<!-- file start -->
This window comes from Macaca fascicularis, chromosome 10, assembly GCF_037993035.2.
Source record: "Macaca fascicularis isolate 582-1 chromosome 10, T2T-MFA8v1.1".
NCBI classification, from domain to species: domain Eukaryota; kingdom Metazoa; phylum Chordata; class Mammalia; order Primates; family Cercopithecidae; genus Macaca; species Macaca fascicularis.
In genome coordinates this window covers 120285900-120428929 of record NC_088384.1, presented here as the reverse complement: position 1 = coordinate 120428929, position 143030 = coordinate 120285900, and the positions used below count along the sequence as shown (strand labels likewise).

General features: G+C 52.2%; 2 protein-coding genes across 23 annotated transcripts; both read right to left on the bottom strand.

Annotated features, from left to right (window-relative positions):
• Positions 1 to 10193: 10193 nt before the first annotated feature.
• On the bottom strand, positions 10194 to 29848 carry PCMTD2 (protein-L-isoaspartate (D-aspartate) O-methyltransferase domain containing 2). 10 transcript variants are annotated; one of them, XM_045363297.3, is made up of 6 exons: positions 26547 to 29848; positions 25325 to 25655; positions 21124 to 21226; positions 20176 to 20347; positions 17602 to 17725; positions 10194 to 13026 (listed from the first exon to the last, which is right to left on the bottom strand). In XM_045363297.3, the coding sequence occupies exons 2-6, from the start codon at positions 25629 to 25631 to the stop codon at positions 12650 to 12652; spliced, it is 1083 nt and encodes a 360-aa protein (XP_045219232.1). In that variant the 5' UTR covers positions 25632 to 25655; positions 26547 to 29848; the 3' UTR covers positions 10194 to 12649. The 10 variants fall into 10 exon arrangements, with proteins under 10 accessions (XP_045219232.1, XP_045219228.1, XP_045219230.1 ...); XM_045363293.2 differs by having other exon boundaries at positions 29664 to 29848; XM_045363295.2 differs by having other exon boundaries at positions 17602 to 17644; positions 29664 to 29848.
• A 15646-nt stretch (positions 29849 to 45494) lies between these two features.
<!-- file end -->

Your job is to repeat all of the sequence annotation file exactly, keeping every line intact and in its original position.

This window comes from Macaca fascicularis, chromosome 10, assembly GCF_037993035.2.
Source record: "Macaca fascicularis isolate 582-1 chromosome 10, T2T-MFA8v1.1".
NCBI classification, from domain to species: domain Eukaryota; kingdom Metazoa; phylum Chordata; class Mammalia; order Primates; family Cercopithecidae; genus Macaca; species Macaca fascicularis.
In genome coordinates this window covers 120285900-120428929 of record NC_088384.1, presented here as the reverse complement: position 1 = coordinate 120428929, position 143030 = coordinate 120285900, and the positions used below count along the sequence as shown (strand labels likewise).

General features: G+C 52.2%; 2 protein-coding genes across 23 annotated transcripts; both read right to left on the bottom strand.

Annotated features, from left to right (window-relative positions):
• Positions 1 to 10193: 10193 nt before the first annotated feature.
• On the bottom strand, positions 10194 to 29848 carry PCMTD2 (protein-L-isoaspartate (D-aspartate) O-methyltransferase domain containing 2). 10 transcript variants are annotated; one of them, XM_045363297.3, is made up of 6 exons: positions 26547 to 29848; positions 25325 to 25655; positions 21124 to 21226; positions 20176 to 20347; positions 17602 to 17725; positions 10194 to 13026 (listed from the first exon to the last, which is right to left on the bottom strand). In XM_045363297.3, the coding sequence occupies exons 2-6, from the start codon at positions 25629 to 25631 to the stop codon at positions 12650 to 12652; spliced, it is 1083 nt and encodes a 360-aa protein (XP_045219232.1). In that variant the 5' UTR covers positions 25632 to 25655; positions 26547 to 29848; the 3' UTR covers positions 10194 to 12649. The 10 variants fall into 10 exon arrangements, with proteins under 10 accessions (XP_045219232.1, XP_045219228.1, XP_045219230.1 ...); XM_045363293.2 differs by having other exon boundaries at positions 29664 to 29848; XM_045363295.2 differs by having other exon boundaries at positions 17602 to 17644; positions 29664 to 29848.
• A 15646-nt stretch (positions 29849 to 45494) lies between these two features.